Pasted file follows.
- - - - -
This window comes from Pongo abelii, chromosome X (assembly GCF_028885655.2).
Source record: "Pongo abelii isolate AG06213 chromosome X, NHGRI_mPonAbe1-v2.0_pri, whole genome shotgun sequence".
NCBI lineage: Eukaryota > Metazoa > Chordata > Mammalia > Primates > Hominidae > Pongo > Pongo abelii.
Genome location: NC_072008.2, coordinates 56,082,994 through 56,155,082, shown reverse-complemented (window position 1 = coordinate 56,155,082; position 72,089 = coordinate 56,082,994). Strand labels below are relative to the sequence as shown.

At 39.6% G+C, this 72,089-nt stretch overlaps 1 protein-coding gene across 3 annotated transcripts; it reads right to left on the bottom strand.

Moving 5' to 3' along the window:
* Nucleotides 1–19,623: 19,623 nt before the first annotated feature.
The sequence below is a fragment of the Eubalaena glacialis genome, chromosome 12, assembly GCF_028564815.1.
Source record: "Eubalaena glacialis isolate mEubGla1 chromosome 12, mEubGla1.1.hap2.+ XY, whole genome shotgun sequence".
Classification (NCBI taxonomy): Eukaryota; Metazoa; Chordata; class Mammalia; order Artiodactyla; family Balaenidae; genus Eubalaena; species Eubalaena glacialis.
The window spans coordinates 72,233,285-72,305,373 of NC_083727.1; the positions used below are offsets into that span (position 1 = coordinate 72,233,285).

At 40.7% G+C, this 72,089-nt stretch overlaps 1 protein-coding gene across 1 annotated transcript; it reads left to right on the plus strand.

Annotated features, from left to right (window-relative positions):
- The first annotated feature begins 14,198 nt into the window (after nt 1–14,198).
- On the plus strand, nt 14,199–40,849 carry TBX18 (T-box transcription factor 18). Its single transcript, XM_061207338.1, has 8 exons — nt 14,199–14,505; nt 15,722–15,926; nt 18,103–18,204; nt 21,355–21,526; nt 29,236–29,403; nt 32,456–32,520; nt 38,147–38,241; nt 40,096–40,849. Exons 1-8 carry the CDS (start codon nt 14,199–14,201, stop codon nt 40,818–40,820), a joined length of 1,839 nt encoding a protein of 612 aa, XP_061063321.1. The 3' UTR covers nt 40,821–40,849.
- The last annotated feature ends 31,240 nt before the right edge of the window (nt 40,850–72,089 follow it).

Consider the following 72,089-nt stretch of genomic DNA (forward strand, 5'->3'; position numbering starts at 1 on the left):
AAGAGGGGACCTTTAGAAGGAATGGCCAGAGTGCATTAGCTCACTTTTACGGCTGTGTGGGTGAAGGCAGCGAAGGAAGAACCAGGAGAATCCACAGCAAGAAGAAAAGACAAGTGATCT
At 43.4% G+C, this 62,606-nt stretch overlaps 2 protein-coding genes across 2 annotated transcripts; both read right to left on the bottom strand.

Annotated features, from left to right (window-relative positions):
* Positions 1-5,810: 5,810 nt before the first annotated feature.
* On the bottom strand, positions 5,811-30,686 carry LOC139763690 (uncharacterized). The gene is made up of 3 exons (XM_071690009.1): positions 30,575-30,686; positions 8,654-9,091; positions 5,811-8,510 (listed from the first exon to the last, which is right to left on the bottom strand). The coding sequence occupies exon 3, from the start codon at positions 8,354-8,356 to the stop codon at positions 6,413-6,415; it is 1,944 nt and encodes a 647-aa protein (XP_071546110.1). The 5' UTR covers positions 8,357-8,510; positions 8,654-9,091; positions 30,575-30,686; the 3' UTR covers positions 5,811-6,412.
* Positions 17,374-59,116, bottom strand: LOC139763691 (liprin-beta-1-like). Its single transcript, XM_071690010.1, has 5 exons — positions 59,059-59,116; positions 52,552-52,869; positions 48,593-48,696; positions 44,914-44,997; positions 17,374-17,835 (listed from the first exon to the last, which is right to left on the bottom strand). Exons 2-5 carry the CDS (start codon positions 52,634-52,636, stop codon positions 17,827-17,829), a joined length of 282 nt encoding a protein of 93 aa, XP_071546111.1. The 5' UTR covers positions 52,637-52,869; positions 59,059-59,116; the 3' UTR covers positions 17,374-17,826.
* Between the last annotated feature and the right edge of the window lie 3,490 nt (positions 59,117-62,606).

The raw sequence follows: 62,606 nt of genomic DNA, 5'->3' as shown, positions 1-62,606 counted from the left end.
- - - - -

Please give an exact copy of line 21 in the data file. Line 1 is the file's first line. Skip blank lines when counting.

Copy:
* Positions 1-5,810: 5,810 nt before the first annotated feature.